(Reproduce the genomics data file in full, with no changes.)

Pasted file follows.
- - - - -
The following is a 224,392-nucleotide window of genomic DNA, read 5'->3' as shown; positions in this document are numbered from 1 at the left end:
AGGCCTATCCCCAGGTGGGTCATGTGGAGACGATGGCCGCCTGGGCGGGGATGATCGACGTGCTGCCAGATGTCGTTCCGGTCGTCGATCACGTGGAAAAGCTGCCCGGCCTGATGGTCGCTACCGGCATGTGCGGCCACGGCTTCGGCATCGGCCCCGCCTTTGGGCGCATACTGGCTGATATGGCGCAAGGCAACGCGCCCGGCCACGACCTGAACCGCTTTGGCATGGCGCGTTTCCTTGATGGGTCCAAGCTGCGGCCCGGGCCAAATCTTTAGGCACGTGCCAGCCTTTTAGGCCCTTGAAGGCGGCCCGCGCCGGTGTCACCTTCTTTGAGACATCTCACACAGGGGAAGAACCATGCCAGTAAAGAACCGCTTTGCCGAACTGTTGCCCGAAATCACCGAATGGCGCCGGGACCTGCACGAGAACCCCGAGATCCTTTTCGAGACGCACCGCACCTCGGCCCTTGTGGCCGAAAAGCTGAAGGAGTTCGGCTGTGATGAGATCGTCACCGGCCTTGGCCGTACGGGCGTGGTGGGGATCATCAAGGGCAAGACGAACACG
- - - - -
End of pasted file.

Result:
The following is a 224,392-nucleotide window of genomic DNA, read 5'->3' as shown; positions in this document are numbered from 1 at the left end:
AGGCCTATCCCCAGGTGGGTCATGTGGAGACGATGGCCGCCTGGGCGGGGATGATCGACGTGCTGCCAGATGTCGTTCCGGTCGTCGATCACGTGGAAAAGCTGCCCGGCCTGATGGTCGCTACCGGCATGTGCGGCCACGGCTTCGGCATCGGCCCCGCCTTTGGGCGCATACTGGCTGATATGGCGCAAGGCAACGCGCCCGGCCACGACCTGAACCGCTTTGGCATGGCGCGTTTCCTTGATGGGTCCAAGCTGCGGCCCGGGCCAAATCTTTAGGCACGTGCCAGCCTTTTAGGCCCTTGAAGGCGGCCCGCGCCGGTGTCACCTTCTTTGAGACATCTCACACAGGGGAAGAACCATGCCAGTAAAGAACCGCTTTGCCGAACTGTTGCCCGAAATCACCGAATGGCGCCGGGACCTGCACGAGAACCCCGAGATCCTTTTCGAGACGCACCGCACCTCGGCCCTTGTGGCCGAAAAGCTGAAGGAGTTCGGCTGTGATGAGATCGTCACCGGCCTTGGCCGTACGGGCGTGGTGGGGATCATCAAGGGCAAGACGAACACG